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Special Considerations When Caring for People with Dementia

By Joe Fleming, Co-Founder and President of Vive Health

Elderly Women Friends

Dementia is not a disease. It is a medical term that refers to several signs and symptoms that occur due to a steady decline in brain function and memory. It is usually accompanied by behavioral and personality changes that are severe enough to disrupt a person’s social abilities and quality of life. Dementia has several types. The most common and widely known type is Alzheimer’s disease, which affects 5 million elderly Americans. As you age, your risk of having dementia also increases. Caring for people with dementia can be a challenge, but special considerations and thoughtful changes can make a significant difference.

Alzheimer’s disease is the 5th leading cause of death among individuals who are older than 65 years old in the United States. This is according to the Alzheimer’s Organization. Likewise, it is also one of the leading causes of disability. Due to the rapidly aging population, the number of people who will suffer from dementia is projected to increase to as high as 16 million in 2050.

Needless to say, caring for your loved ones with dementia is emotionally and physically challenging. Here are some special considerations that you might need to take note of when caring for patients with dementia:

Communication

  1. Remember that people with dementia are generally older adults. If they find it hard to read, write, or understand you or your written words, get their eyesight and hearing checked to eliminate the possibility of eye and ear problems related to aging.
  2. Patience is very important when communicating with people with dementia. Give them time to understand you. Also, use simple words when talking and explaining to them.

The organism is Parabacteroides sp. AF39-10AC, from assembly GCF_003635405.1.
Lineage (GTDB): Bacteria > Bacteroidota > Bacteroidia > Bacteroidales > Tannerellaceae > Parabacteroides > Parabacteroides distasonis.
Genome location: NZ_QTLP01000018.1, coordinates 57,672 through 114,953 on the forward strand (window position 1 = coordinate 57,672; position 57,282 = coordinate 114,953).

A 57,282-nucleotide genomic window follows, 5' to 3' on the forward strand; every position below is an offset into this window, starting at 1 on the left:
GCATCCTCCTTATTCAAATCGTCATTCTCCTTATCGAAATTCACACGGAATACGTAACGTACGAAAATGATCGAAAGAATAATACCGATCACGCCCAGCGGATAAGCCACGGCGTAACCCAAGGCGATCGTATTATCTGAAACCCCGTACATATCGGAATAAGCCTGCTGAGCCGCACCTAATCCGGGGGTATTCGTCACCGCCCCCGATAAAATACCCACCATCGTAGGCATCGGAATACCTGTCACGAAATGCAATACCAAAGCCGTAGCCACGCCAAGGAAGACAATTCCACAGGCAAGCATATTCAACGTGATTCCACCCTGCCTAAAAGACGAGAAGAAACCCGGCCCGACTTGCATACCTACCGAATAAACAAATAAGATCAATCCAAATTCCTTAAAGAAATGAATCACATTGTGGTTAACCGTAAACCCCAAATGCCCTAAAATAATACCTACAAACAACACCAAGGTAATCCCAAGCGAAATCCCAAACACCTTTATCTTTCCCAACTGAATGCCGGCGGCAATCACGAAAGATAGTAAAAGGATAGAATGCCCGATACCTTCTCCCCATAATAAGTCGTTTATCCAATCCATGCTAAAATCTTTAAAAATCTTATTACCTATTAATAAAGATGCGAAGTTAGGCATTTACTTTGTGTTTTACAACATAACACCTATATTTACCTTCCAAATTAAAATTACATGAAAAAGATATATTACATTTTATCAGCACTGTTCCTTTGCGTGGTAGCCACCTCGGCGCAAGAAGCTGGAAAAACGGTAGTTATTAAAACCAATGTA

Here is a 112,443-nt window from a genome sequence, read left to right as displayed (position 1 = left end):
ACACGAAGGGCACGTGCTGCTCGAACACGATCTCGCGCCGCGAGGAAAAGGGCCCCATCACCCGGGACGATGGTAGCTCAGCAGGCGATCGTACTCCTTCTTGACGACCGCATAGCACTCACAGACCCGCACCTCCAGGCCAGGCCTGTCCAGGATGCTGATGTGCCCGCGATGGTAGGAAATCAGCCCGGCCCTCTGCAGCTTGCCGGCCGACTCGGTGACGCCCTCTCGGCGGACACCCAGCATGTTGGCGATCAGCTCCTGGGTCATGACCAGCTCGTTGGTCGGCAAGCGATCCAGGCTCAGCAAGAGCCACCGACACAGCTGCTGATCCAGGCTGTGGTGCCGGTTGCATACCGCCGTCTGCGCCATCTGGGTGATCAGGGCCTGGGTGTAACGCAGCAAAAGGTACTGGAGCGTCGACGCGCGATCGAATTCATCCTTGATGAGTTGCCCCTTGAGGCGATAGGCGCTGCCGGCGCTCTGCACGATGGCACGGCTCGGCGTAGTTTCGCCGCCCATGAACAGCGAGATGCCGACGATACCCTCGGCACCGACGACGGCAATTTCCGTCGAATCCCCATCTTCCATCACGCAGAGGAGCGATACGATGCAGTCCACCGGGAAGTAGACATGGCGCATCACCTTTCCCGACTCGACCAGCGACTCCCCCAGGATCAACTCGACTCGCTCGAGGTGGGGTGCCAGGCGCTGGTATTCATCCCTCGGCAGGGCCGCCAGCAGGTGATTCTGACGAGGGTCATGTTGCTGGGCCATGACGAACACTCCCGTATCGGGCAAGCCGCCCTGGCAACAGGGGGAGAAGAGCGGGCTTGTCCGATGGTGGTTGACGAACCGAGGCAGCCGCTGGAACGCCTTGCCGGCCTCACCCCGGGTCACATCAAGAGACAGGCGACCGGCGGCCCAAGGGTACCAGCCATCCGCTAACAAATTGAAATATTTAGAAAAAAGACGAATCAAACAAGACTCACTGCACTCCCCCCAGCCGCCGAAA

3. Orient them if you are going to do something like changing their clothes, giving them food, and taking them to the bathroom.
  4. Avoid talking to them in a loud, noisy environment because they will find it hard to understand you. Worse, they might become agitated.
  5. Keep your voice modulated. Maintain eye contact when communicating with them and choose kind words of appreciation and motivation. They still have feelings.
  6. Do not laugh at them or insult them when they say something even if it’s unintelligible.
  7. Give them simple options to choose from.
  8. If they ask a question, give them an answer. Encourage them to express their thoughts.

Food and Nutrition

  1. Carefully monitor their food intake. People with dementia might forget that they need to eat and drink, making them at risk of dehydration and malnutrition.
  2. Give them meals that are familiar to them.
  3. Use plates with plain designs.
  4. If they are having difficulty in chewing food, eat beside them so that you can demonstrate how it’s done. Let them copy you.
  5. If they find it hard to use eating utensils, opt for finger foods instead.